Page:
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Last Updated: Monday, 15 March, 2004, 04:00 GMT
China endorses private property
Wen Jiabao, China's prime minister
Premier Wen called the amendments of "great significance"
China's parliament has agreed landmark changes to the constitution that will protect private property for the first time since the 1949 revolution.

Sunday's endorsement came on the final day of the National People's Congress annual meeting in Beijing.

The BBC's Beijing correspondent says with this vote, China is abandoning one of the key pillars of communism.

The vote to amend the 1982 constitution was passed with 2,863 in favour to 10 against, with 17 abstentions.

Chinese Premier Wen Jiabao said: "These changes to the constitution are of great significance to the development of China."

But he also warned that China's economy is at a critical juncture, and that the country's system of governance has to keep in step with the transformation to a capitalistic economy.

"Without success in political restructuring, economic reforms in China cannot eventually succeed," he said at a press conference at the close of the annual session.

He admitted that managing China's economy would be as challenging as the Sars epidemic last year, and added that there was no room for failure.

Entrepreneurs and businessmen had lobbied for the constitution to enshrine the protection of private property.

The wording "A citizen's lawful private property is inviolable" reflects a further endorsement by the Communist Party of its policy of capitalist economics with socialist characteristics.

The amendment should help stop state officials from requisitioning property and private possessions.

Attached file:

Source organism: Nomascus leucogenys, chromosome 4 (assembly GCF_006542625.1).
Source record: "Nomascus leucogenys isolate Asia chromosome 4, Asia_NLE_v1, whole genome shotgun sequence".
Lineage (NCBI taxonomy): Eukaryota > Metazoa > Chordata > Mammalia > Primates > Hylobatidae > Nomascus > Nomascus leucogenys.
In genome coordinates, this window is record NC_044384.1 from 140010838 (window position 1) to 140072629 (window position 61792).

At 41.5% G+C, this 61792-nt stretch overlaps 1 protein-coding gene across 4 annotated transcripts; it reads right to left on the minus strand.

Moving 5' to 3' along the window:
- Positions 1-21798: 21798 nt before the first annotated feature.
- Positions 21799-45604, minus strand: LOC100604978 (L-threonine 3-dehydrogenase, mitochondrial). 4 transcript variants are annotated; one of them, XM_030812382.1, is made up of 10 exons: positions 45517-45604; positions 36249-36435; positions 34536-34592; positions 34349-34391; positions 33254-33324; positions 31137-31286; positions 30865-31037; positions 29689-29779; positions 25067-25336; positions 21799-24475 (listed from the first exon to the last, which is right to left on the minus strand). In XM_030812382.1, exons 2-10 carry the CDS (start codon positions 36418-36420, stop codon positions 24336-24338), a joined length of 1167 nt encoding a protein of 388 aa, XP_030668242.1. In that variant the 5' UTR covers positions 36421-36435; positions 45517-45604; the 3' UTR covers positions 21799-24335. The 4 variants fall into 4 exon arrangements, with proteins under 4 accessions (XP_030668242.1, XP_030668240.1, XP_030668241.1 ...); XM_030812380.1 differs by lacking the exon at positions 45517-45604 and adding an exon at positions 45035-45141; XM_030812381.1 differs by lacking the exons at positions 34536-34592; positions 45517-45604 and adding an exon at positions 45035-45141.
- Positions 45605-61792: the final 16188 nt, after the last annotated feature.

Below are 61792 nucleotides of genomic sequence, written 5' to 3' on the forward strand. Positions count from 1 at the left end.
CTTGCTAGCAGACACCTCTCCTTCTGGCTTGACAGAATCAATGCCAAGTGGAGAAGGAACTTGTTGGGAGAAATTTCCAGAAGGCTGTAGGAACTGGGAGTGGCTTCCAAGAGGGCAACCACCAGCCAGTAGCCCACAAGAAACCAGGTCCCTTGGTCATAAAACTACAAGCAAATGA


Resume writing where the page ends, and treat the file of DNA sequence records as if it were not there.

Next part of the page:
Human rights

Delegates at the NPC in Beijing
Delegates backed the amendments by an enormous margin
Parliament also voted to enshrine human rights in the constitution, for the first time.

The mention of human rights reads: "The state respects and preserves human rights."

Although it is the constitution's first reference to the issue, analysts say such a brief mention is ambiguous and makes no mention of political freedom.

Questioned on the 1989 military crackdown on students demonstrating in Tiananmen Square, the prime minister defended the government's decision to crush the protests.

He said that social stability and party unity were more important than anything else.

China has strongly defended itself against Western criticism of its human rights record in recent years.

The amendments also see the words "martial law" removed from the document and replaced with "state of emergency".

Analysts say martial law was widely linked with the Tiananmen Square democracy protests in 1989.

Then-Premier Li Peng invoked martial law before the bloody crackdown on protesters.

The change may be aimed at allowing central government to deal more swiftly with disasters and crises such as the Sars epidemic.

The main focus of this year's National People's Congress has been to switch priority to the countryside and farmers.

The slogan "Put people first" was adopted by many delegates, with the recognition that national stability could be at risk if the living standards of the rural poor did not improve.


WATCH AND LISTEN
The BBC's Luisa Lim
"It's a day China's communist founders could never have imagined"



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